To understand the purpose of this post and the notations in this diagram, please read the Introduction.
While good Characters are all unique in some way, Characters can largely be divided into three groups: protagonists (Characters the reader is expected to sympathize with); antagonists (Characters who oppose the protagonists); and minor characters whose role in the Story is limited to what the protagonists and antagonists see of them. Minor characters may have Motivations and face Challenges, but we don’t see that in this Story. (They may have Stories of their own somewhere else.)
Here are some common types of protagonists and antagonists. These lists are by no means exhaustive. You should view these as roles, where a given Character may play multiple roles over the course of a Story. A Character may even be both protagonist and antagonist within the same Story.
Expanding on our definition above, protagonist Characters are Characters who help a main Character (theProtagonist) to face Challenges. Except for Protagonists, these all may be minor characters.
This is the main Character in all or part of the Story. This might be the hero or heroine; but in some Stories, the Protagonist isn’t very heroic. A Story may have a single Protagonist, or a group of Protagonists (sometimes called an ensemble). In some Stories, the Protagonist role may shift from one Character to another.
This is a Character who shares some of the same Motivations or faces some of the same Challenges as the Protagonist, and collaborates with him or her to overcome the Challenges.
This is a Character who helps the Protagonist to face Challenges due primarily to friendship or loyalty,
This is a Character who helps the Character because of some past debt or obligation or some prior working relationship.
This is a Character who provides information to the Protagonist.
This is a Character who teaches the Protagonist a lesson.
This is a Character who does some work or provides some service to the Protagonist.
This is a Character who listens to the Protagonist and gives him or her some advice on dealing with Challenges.
Expanding on our definition above, antagonist Characters are Characters who in some way add to the Challenges that a Protagonist faces. They may not dislike the Protagonist; perhaps they even like him or her. But in some way, they make the Protagonist’s task more difficult. Except for Antagonists, these all may be minor characters.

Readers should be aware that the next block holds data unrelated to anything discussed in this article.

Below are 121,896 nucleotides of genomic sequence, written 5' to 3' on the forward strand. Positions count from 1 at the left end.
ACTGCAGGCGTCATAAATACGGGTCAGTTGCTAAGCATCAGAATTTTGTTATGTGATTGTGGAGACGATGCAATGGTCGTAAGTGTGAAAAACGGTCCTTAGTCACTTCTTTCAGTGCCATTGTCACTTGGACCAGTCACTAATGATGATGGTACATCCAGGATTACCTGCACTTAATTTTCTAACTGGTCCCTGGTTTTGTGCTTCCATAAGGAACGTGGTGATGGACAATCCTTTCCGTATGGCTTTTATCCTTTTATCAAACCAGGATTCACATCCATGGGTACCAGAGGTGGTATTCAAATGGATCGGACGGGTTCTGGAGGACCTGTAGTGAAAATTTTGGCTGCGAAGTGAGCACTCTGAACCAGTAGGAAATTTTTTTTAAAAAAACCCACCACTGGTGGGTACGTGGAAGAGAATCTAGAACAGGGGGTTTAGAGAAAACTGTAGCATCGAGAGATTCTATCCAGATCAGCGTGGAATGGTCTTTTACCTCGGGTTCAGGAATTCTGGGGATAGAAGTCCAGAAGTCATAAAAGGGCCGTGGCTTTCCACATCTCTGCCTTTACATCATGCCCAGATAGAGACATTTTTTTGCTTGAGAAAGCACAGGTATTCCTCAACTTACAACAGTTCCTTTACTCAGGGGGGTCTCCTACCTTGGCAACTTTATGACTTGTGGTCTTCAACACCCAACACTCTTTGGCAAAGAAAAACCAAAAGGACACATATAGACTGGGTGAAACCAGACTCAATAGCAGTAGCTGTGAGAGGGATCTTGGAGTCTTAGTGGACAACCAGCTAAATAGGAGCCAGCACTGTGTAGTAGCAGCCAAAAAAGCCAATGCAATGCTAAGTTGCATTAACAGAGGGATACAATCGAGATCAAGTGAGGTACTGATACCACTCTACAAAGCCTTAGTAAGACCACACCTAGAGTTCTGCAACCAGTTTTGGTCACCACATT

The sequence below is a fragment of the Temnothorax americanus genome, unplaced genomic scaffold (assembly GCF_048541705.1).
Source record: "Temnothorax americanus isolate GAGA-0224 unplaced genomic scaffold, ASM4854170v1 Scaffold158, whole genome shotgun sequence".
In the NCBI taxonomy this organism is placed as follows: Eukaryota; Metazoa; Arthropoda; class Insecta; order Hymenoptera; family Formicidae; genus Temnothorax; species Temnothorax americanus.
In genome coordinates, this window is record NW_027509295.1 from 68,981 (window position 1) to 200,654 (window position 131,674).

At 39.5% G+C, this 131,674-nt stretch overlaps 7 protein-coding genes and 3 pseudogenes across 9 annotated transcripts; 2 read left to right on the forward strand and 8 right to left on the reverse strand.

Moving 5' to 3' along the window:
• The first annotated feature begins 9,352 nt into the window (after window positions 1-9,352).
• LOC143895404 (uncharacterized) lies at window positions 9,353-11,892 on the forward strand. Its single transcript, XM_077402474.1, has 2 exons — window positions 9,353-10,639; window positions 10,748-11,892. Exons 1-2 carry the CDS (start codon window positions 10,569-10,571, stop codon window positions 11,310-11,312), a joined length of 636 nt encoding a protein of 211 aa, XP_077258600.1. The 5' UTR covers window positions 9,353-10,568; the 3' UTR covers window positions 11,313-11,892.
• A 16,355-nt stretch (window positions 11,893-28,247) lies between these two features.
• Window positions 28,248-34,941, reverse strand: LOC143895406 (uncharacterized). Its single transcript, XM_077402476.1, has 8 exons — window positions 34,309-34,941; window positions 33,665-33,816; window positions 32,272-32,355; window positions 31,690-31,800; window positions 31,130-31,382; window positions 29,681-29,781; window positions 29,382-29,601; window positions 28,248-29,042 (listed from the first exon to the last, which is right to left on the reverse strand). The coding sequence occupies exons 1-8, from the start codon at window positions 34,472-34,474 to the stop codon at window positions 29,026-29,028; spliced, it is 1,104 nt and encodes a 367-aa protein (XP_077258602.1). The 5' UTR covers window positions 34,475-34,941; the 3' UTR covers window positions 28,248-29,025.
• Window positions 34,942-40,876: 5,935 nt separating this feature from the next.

This is a Character who actively seeks to defeat the Protagonist, or whose Motivations create the Protagonist’s Challenges. For the Protagonist to succeed, the Antagonist must fail, and vice versa. Not all Stories will have an Antagonist. For instance, if the Protagonist’s Challenge is to survive a storm, there’s probably no Antagonist causing the storm.
This is a Character who shares the same Motivations as the Protagonist, and who wants to beat the Protagonist at the Challenges. The rivalry may be friendly or hostile.
This is a Character who may support the Protagonist in his or her Challenges, but who also contributes Challenges as a result. For instance, a Protagonist’s coworkers may (as part of their jobs) create new work for him or her.
This is a Character who hires or contracts the Protagonist to face certain Challenges, often as a way of dealing with other Challenges. For instance, if the Protagonist has a Challenge of “Needs to pay the rent,” a Client may pay him or her money to perform some job that entails new Challenges.
This is a Character who judges or evaluates the work that the Protagonist does, or who creates and enforces rules that he or she must follow. Satisfying the Official and complying with the rules (or evading them) becomes a new set of Challenges.
While it may seem odd to categorize Romantic Interest as an “antagonist”, in many Stories the Challenge is for the Protagonist to win the Romantic Interest’s affections. Thus the Romantic Interest is an integral part of the Challenge.
This is a Character who in some way, likely some innocent way, creates or amplifies a Challenge. If the Protagonist tries to chase an Antagonist through a crowd, the people in the crowd can be Impediments.
This is a Character who needs help of some sort from the Protagonist; and procuring and providing that help creates or complicates a Challenge. A parent with children may not be free to chase an Antagonist to some distant locale, as one example.